Full-text · Article · Jul 2014 · International Journal of Emergency Medicine
  • Source
    [Show abstract] [Hide abstract]
    ABSTRACT: To describe the number, characteristics and management of patients who presented to an emergency department (ED) with intentional self-harm and then re-presented for any reason within 1 week, over a 1-year period. A retrospective records review from one New Zealand ED over 12 months. Of the 120 patients who attended the ED more than once with intentional self-harm, 48 re-presented on 73 occasions within 7 days of the index presentation. Of the re-presentations, 55% occurred within 1 day. Mental health assessments by emergency department staff were minimal; challenging incidents occurred in 40% of presentations; and there was an increase in the inpatient admission rate for second presentations. We identified a small group of patients who rapidly re-present to the ED following intentional self-harm. The reasons behind those re-presentations could include limited mental health assessments in ED and inadequate follow-up on discharge. System improvements in the ED including better collaboration with mental health services could improve how services address the needs of patients who present with intentional self-harm and reduce costs.
    Full-text · Article · Jan 2012 · The New Zealand medical journal
  • Source
    [Show abstract] [Hide abstract]
    ABSTRACT: We determined if targeted education of emergency physicians (EPs) regarding the treatment of mental illness will improve their comfort level in treating psychiatric patients boarding in the emergency department (ED) awaiting admission. We performed a pilot study examining whether an educational intervention would change an EP's comfort level in treating psychiatric boarder patients (PBPs). We identified a set of psychiatric emergencies that typically require admission or treatment beyond the scope of practice of emergency medicine. Diagnoses included major depression, schizophrenia, schizoaffective disorder, bipolar affective disorder, general anxiety disorder, suicidal ideation, and criminal behavior. We designed equivalent surveys to be used before and after an educational intervention. Each survey consisted of 10 scenarios of typical psychiatric patients. EPs were asked to rate their comfort levels in treating the described patients on a visual analogue scale. We calculated summary scores for the non intervention survey group (NINT) and intervention survey group (INT) and compared them using Student's t-test. Seventy-nine percent (33/42) of eligible participants completed the pre-intervention survey (21 attendings, 12 residents) and comprised the NINT group. Fifty-five percent (23/42) completed the post-intervention survey (16 attendings, 7 residents) comprising the INT group. A comparison of summary scores between 'NINT' and 'INT' groups showed a highly significant improvement in comfort levels with treating the patients described in the scenarios (P = 0.003). Improvements were noted on separate analysis for faculty (P = 0.039) and for residents (P = 0.012). Results of a sensitivity analysis excluding one highly significant scenario showed decreased, but still important differences between the NINT and INT groups for all participants and for residents, but not for faculty (all: P = 0.05; faculty: P = 0.25; residents: P = 0.03). This pilot study suggests that the comfort level of EPs, when asked to treat PBPs, may be improved with education. We believe our data support further study of this idea and of whether an improved comfort level will translate to a willingness to treat.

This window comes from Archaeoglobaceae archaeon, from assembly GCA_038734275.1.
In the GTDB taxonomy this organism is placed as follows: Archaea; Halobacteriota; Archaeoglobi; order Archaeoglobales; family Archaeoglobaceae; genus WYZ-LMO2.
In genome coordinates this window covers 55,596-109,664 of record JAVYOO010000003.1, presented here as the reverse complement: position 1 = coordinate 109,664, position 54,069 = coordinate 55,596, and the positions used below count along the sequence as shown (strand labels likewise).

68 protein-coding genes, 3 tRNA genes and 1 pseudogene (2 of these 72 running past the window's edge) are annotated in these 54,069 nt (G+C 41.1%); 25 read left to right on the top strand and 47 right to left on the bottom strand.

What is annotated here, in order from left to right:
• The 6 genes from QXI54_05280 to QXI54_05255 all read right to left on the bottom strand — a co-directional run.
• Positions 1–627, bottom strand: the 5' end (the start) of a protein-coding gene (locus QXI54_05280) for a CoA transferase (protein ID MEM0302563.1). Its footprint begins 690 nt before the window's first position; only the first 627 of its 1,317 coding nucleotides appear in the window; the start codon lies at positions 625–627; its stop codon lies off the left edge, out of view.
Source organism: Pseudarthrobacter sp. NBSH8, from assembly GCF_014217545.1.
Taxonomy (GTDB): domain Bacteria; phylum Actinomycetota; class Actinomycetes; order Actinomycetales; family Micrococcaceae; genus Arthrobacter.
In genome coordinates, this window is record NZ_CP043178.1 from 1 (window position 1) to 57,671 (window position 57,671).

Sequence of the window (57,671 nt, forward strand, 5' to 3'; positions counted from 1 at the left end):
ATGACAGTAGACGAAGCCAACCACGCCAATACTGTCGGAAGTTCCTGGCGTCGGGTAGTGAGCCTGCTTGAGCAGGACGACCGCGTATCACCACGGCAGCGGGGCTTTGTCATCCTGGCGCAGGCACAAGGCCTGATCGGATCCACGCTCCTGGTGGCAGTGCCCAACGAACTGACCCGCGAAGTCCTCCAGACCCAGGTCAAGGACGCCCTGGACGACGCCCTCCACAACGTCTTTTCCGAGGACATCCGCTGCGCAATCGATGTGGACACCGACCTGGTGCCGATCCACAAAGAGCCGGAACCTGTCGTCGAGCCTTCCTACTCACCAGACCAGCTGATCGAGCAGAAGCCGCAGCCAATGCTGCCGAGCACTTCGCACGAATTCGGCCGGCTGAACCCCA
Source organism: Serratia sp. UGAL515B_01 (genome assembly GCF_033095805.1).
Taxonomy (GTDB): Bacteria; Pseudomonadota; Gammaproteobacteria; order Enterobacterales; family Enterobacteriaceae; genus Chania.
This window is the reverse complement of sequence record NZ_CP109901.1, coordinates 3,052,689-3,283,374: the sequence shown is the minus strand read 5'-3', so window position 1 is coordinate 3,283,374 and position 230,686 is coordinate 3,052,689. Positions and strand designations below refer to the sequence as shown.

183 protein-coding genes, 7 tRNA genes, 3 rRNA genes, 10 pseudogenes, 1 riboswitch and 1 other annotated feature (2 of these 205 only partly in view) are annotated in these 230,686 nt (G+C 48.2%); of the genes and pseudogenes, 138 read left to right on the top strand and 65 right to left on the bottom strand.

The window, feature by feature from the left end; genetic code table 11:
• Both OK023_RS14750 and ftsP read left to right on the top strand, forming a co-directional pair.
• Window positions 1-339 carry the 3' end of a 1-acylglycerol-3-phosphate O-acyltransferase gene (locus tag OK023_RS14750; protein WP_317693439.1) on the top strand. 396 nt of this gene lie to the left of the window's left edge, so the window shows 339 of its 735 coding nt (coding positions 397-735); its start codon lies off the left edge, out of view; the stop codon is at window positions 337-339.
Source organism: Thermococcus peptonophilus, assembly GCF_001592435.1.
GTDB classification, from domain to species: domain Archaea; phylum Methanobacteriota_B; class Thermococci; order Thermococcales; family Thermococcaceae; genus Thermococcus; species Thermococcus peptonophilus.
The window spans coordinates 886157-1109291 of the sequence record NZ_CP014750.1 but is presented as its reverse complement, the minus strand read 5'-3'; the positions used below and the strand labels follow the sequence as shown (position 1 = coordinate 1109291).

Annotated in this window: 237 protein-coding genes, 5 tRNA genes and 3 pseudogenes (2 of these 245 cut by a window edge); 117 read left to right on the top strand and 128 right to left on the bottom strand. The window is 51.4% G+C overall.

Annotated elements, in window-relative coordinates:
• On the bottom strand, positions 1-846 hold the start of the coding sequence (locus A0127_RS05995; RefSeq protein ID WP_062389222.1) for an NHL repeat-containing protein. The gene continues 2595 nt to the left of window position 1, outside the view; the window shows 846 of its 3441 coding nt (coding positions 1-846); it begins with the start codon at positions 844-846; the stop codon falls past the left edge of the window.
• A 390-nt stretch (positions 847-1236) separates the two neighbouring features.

Full-text · Article · Dec 2012 · The western journal of emergency medicine